XBian from USB with SD fallback

After the big mess I’ve previously posted about I’ve decided to get the opportunity to switch over to a better and more performing setup for my Raspberry Pi, not to mention the addition of multiple backups…

The goal I set up was to have mi Pi running off a root filesystem on my external USB hard drive while still being able to be portable, so running off the SD when needed.

I took the opportunity to switch from RaspBMC to XBian, mostly because the latter is based on Raspbian which seems to have a better support on the forums.

I started by flashing an XBian RC2 image onto my SD card from a Windows laptop using the tool provided by the community (the Linux version didn’t work for me).

After being surprised by the fact this distro doesn’t use ext3/4 but btrfs (I didn’t even know it existed) and it already includes the kernel module for my WiFi dongle I started messing with the boot sequence: I wanted to be able to drop to command line before the init sequence started and manipulate the cmdline.txt to change the rootfs location.

Because my keyboard seems to use a weird, non standard, firmware, I suddenly discover I was unable to use it to drop into rescue mode so I had to revert to a somewhat automated way to switch to SD card root fs.

I ended up with a little more complicated solution which performs fully automated fallback: if the USB disk isn’t connected at boot time then it reverts to SD card and reboots. Once the USB disk gets connected back though, you need to execute a command to restore the USB root.

To achieve this I had to create a little shell script:


fallback() {
	$mount_bin /dev/mmcblk0p1 /mnt && echo "Boot filesystem mounted"
	if [ ! -f /mnt/cmdline.usb.txt ] && [ -f /mnt/cmdline.sd.txt ]; then
		echo "Switching back to SD card root filesystem..."
		mv /mnt/cmdline.txt /mnt/cmdline.usb.txt
		cp /mnt/cmdline.sd.txt /mnt/cmdline.txt
		umount /mnt
		exit 0
		umount /mnt
		echo "Fallback procedure unavailable"
		exit 1

restore() {
	if [ -f /boot/cmdline.usb.txt ]; then
		echo "Re-enabling USB root filesystem..."
		mv -f /boot/cmdline.usb.txt /boot/cmdline.txt
		echo "Nothing to do"
	exit 0

case $1 in
		echo "Usage: `basename $0` ( fallback | restore )";;

As you can see this script provides two functions: you can either try to fallback from USB to SD or to restore your boot sequence to use a USB root filesystem.
You can obviously use this from command line, something you will have to if the fallback procedure occurs, so I created a symbolic link to it into /usr/sbin to have it on my superuser execution path.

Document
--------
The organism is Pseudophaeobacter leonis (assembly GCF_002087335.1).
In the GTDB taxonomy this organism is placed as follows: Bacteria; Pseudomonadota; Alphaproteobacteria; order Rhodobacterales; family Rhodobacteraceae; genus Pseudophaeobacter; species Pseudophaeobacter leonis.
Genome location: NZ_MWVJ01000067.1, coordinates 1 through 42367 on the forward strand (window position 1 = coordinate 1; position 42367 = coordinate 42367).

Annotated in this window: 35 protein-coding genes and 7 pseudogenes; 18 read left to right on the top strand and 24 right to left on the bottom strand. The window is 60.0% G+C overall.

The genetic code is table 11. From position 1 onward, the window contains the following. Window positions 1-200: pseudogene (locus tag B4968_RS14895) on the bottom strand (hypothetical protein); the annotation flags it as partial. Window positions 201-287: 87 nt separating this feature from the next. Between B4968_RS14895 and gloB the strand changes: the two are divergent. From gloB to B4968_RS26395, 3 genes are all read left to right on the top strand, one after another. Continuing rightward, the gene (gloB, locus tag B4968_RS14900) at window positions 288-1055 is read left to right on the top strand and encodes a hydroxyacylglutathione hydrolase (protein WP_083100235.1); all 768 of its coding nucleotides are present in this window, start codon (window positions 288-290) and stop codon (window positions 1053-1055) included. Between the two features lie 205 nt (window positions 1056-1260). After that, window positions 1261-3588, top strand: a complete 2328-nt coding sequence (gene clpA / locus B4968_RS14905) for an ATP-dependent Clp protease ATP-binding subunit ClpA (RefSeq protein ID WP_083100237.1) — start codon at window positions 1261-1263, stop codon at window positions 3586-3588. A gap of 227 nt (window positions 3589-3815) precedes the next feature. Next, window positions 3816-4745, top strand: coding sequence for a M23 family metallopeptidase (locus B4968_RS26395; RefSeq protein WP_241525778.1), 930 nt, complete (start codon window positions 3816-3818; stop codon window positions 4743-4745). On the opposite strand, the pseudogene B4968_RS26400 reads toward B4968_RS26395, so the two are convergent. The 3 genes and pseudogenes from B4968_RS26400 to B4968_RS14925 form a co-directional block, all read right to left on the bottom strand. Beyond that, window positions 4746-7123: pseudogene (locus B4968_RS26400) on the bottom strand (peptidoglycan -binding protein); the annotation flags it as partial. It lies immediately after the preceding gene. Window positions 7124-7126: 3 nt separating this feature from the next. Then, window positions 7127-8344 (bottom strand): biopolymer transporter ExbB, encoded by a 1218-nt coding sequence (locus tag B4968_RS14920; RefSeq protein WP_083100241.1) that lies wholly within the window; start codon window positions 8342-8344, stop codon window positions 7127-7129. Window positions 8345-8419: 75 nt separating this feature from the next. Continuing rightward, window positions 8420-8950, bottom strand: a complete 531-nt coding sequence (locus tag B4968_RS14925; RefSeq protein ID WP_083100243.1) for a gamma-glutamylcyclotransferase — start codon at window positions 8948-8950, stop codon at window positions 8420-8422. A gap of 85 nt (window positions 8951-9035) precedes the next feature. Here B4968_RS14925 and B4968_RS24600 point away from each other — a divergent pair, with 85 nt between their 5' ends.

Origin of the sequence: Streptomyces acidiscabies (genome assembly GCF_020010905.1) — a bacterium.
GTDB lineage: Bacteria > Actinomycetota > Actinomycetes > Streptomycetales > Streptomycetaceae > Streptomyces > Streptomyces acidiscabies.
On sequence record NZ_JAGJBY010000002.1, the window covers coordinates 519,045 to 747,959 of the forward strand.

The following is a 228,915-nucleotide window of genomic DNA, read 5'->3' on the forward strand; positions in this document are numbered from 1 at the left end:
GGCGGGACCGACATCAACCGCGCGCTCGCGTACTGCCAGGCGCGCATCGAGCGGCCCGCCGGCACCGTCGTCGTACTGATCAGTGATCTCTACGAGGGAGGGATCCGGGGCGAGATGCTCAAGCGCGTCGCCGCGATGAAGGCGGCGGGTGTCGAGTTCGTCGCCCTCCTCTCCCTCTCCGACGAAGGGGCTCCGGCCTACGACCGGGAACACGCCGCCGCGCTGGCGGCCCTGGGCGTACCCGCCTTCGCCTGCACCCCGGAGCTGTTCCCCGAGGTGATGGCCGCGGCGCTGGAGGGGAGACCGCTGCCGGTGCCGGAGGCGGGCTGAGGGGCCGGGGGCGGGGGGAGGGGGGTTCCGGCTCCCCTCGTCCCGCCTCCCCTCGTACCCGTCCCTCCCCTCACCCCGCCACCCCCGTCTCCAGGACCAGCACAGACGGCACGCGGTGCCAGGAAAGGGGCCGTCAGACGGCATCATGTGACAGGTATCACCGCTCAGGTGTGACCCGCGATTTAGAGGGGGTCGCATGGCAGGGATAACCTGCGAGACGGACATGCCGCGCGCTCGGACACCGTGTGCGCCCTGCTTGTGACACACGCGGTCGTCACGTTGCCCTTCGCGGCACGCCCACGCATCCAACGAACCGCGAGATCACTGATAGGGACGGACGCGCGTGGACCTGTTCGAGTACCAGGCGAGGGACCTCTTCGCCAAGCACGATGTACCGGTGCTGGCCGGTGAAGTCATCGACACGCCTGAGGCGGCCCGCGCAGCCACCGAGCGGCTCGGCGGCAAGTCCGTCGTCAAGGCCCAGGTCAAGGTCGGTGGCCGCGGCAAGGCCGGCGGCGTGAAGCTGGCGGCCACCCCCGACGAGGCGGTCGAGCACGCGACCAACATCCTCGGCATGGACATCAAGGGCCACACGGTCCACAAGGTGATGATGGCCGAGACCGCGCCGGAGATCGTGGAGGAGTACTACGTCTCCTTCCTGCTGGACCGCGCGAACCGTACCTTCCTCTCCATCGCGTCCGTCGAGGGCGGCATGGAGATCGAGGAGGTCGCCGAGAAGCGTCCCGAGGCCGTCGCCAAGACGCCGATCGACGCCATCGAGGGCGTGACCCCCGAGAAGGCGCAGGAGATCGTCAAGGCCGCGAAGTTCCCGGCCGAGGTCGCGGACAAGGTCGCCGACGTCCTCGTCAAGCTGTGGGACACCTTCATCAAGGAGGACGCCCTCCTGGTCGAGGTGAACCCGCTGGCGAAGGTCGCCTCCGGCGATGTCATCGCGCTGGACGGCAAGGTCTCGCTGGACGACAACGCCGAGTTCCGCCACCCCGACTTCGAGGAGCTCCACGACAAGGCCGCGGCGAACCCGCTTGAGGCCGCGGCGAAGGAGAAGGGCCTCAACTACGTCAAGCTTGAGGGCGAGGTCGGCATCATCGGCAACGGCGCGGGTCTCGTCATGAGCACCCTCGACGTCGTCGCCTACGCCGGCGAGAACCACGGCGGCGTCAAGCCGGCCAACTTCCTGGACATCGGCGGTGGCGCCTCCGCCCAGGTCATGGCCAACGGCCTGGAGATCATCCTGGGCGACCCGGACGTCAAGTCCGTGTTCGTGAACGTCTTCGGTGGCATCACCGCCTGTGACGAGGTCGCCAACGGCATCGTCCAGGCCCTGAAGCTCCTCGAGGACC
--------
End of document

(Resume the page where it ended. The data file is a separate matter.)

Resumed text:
Because I want this file to be available at boot time I need to have it within the initramfs, that’s why I created this file as /etc/xbian-initramfs/usb-boot.sh.
But this is not enough as the initramfs image is created by a script which doesn’t include the file unless you explicitly tell it to: to do so I edited the update-initramfs.sh script adding the following highlighted lines to include my new creation:

cp /etc/xbian-initramfs/cnvres-code.sh ./
cp /etc/xbian-initramfs/splash_updater.sh ./
# Add root fs USB to SD fallback/restore script
cp /etc/xbian-initramfs/usb-rootfs.sh ./

copy_with_libs /usr/bin/stdbuf
copy_with_libs /usr/lib/coreutils/libstdbuf.so
copy_with_libs /usr/bin/setterm

Now you need to have a copy of the /boot/cmdline.txt file which runs nicely from SD card and name it /boot/cmdline.sd.txt: I performed the copy at this stage as so far everything was working fine for me.

At this stage you might want to move your root filesystem over your USB hard drive and this is going to be the easiest task: you can do it through the xbian-config command by simply choosing option number 6 and specifying the partition on your USB hard disk. With XBian RC2 this does practically everything for you!

Next step is to enable the initramfs at boot as it is disabled by default to save a little on boot time: edit /boot/config.txt uncommenting the initramfs line.

Before creating the new initramfs image let’s tweak the init process a little to automate the fallback procedure: remember, my keyboard is not recognized during the boot sequence so I will not be able to hold down the shift key…

The file to alter is /etc/xbian-initramfs and the following highlighted lines are the contributions which automate the fallback check and reboot if needed:

if [ "$CONFIG_rootfstype" != "nfs" ]; then
    while ! get_root && [ -n "$CONFIG_rootwait"  -a  "$X" -lt "$CONFIG_rootwait" ]; do
	/sbin/modprobe -q usb_storage
	echo "$X Waiting for root..."
        sleep 1
    if [ ! -b "${CONFIG_root}" ]; then
	echo "Root partition ${CONFIG_root} missing"
	eval ./usb-rootfs.sh fallback
	if [ "$?" -eq '0' ]; then
	    echo "Fallback root filesystem applied: rebooting now!"
	    reboot -f -d2
    ln -s ${CONFIG_root} /dev/root
    up "root block device found"

    export FSCHECK=$(blkid -s TYPE -o value -p ${CONFIG_root})
    resize_part; resize_ext4; convert_btrfs
    up "after resize, convert"

Practically the added section steps into the root partition identification and right after the declaration of a missing root partition tries to perform a fallback procedure: if it succeeds it reboots the system, otherwise the process continues as normal and the user is dropped into the rescue shell.

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